Frick Art Reference Library

Remembering Helen Sanger, Frick’s First Mellon Chief Librarian

Color photograph of Frick Art Reference Library staff, around 1990.
Helen Sanger (1923–2020), the Frick Art Reference Library’s first Andrew W. Mellon Chief Librarian, passed away in July at the age of 96. Her forty-seven-year career at the library shaped the institution profoundly, and her legacy lives on in many areas of its initiatives.

Past Exhibition: The Frick’s Other Collection

Black and white photograph of the Frick Art Reference Library Reading Room taken in 1935 showing empty communal tables with lamps and chairs
The Frick’s Other Collection: The 70th Anniversary of The Frick Art Reference Library
December 11, 1990 to March 24, 1991

The creation, growth, and present-day role of The Frick Art Reference Library was the focus of a special exhibition marking the seventieth anniversary of the founding of the institution. The first section of the exhibition surveyed the Library's history from its foundation to the present. Photographs, architectural plans, records, maps, newspaper clippings, and artifacts documented the Library's growth from its early acquisition of materials to the time of the construction of the first building (1924) and the current location (1935) at 10 East 71st Street.

Selection from "Competing Truths"

competing truths symposia introduction cover

This event was a two-day symposium held at the Italian Academy of Columbia University and The Frick Collection on November 15 and 16, 2019.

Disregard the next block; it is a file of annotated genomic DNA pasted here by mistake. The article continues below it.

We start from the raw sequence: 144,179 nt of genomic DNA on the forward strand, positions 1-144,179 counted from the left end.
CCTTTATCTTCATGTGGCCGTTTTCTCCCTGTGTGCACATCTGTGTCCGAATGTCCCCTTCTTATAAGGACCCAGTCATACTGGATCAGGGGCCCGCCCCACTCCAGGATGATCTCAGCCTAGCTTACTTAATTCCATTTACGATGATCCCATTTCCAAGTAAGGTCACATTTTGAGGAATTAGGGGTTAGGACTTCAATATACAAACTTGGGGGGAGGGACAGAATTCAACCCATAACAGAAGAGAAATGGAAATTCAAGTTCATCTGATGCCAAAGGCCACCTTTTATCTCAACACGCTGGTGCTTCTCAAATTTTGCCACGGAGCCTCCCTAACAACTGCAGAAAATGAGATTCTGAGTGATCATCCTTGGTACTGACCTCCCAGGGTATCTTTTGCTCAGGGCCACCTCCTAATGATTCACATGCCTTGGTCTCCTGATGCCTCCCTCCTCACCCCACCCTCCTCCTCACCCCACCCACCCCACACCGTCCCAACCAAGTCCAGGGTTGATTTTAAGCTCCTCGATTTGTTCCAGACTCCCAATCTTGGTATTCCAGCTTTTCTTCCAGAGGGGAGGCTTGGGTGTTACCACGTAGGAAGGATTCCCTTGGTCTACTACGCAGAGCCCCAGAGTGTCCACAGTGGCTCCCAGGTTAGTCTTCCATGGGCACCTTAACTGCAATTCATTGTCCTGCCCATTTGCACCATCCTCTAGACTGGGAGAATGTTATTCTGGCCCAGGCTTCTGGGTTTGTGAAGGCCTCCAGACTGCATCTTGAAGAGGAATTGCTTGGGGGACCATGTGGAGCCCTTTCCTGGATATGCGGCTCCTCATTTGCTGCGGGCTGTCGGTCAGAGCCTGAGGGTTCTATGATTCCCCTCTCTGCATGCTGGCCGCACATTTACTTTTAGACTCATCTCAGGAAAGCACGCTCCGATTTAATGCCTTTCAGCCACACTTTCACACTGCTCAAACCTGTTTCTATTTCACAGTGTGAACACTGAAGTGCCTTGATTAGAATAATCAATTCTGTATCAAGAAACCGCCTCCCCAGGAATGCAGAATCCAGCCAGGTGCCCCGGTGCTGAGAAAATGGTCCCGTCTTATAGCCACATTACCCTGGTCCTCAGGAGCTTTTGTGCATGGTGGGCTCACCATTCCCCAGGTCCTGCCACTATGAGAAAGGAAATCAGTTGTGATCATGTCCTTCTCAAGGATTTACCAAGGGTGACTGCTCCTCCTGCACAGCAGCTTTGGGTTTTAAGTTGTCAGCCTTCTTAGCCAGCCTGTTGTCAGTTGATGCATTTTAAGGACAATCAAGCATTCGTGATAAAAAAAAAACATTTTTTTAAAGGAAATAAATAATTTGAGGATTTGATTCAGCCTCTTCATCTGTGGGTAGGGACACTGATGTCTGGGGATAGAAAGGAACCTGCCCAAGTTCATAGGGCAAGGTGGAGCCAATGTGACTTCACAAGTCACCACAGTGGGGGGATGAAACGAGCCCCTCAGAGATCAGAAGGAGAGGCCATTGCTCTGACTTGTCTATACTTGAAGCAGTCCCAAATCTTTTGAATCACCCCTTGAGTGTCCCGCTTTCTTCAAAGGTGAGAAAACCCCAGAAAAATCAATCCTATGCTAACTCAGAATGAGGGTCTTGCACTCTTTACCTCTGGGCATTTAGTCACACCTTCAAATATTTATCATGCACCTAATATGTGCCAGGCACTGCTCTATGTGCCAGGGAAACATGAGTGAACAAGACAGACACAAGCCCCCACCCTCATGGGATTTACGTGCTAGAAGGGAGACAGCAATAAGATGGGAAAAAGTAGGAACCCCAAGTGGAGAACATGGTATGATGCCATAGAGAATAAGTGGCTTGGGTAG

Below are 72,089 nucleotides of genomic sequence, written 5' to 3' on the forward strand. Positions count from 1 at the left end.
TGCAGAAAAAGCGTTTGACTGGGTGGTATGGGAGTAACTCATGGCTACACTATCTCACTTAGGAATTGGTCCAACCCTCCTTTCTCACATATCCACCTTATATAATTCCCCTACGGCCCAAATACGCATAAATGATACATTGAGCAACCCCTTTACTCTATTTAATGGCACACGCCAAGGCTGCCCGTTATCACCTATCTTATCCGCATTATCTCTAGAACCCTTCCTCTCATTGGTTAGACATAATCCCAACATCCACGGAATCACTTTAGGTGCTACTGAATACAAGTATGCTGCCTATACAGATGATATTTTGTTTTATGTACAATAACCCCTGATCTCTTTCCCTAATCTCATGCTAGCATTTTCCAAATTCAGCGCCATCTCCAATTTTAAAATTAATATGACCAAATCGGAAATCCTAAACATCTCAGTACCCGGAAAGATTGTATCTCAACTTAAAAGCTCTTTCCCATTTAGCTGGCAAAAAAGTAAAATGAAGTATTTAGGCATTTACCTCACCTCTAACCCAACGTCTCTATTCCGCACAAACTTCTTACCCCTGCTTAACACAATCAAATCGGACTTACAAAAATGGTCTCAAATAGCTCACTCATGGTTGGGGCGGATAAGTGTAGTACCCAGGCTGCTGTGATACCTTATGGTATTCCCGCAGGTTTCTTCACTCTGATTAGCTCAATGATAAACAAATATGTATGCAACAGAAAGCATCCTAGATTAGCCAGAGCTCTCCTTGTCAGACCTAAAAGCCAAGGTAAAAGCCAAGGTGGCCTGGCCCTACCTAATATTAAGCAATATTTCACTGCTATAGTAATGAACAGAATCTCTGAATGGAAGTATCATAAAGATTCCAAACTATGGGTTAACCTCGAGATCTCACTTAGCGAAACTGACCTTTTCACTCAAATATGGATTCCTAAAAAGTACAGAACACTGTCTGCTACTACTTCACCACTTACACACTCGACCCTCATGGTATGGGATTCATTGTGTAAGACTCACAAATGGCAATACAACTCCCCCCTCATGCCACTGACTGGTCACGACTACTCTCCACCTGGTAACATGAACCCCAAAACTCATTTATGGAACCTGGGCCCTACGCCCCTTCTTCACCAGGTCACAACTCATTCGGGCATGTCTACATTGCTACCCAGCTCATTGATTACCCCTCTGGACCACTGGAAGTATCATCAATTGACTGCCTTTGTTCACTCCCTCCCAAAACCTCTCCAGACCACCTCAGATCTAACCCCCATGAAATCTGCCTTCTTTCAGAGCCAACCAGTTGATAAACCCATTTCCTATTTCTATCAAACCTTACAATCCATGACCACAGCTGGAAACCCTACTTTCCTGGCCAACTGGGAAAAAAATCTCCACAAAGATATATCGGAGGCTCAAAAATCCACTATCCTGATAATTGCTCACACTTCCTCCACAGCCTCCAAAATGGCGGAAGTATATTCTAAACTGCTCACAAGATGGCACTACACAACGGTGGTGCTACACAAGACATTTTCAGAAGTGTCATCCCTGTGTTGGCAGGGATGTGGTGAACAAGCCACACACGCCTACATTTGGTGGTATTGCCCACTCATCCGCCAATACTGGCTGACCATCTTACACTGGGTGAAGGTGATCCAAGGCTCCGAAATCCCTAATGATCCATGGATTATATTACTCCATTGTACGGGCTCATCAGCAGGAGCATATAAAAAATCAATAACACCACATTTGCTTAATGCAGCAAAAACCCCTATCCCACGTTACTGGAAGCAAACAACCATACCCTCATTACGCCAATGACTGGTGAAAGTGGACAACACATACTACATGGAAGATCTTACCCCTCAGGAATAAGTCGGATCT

These videos reflect a selection of the symposium at The Frick Collection. 

Jeffrey Fraiman: "Competing Relics: The Three Wellheads at San Calisto in Trastevere, 1607-2019"

video still of Jeffery Fraiman giving lecture at the Frick Collection
"Competing Relics: The Three Wellheads at San Calisto in Trastevere, 1607—2019" by Jeffrey Fraiman, Research Associate , Metropolitan Museum of Art November 16, 2019 This lecture, presented at The Frick Collection, was part of a two-day symposium, 'Competing Truths: Art and the Objects of History after the Council of Trent' organized by the Italian Academy of Columbia University and The Frick Art Reference Library.

Pamela Jones: "Artistic Style, Christian Truth, & the Ugly Reality of the Poor"

"Artistic Style, Christian Truth, & the Ugly Reality of the Poor" by Pamela Jones, Professor Emerita of Art History, UMass, Boston November 16, 2019 This lecture, presented at The Frick Collection, was part of a two-day symposium, 'Competing Truths: Art and the Objects of History after the Council of Trent' organized by the Italian Academy of Columbia University and The Frick Art Reference Library.

Silvia Tita: "Restoring Truth: Uses and Abuses of Archeology in Establishing Primacy Among Papal Sites in the 1630s"

"Restoring Truth: Uses and Abuses of Archeology in Establishing Primacy Among Papal Sites in the 1630s" by Silvia Tita, Independent Scholar, Toronto November 16, 2019 This lecture, presented at The Frick Collection, was part of a two-day symposium, 'Competing Truths: Art and the Objects of History after the Council of Trent' organized by the Italian Academy of Columbia University and The Frick Art Reference Library.

William Stenhouse: "Concordant Truths from Early Christianity"

video still of William Stenhouse giving lecture at the Frick Collection
"Concordant Truths from Early Christianity" by William Stenhouse, Professor of History, Yeshiva University November 16, 2019 This lecture, presented at The Frick Collection, was part of a two-day symposium, 'Competing Truths: Art and the Objects of History after the Council of Trent' organized by the Italian Academy of Columbia University and The Frick Art Reference Library.

Films of the Frick Family and Friends

Link to video of Frick Family film excerpts

In 1916 and 1918, Norman McClintock was invited to film the Frick family at their country estate, Eagle Rock, in Prides Crossing, Mass. These films depict the Fricks and their friends in a variety of leisure activities such as card playing, golfing, and having tea. They represent the only known moving images of Henry Clay Frick, and the earliest moving images of his wife, children, and grandchildren.

Pages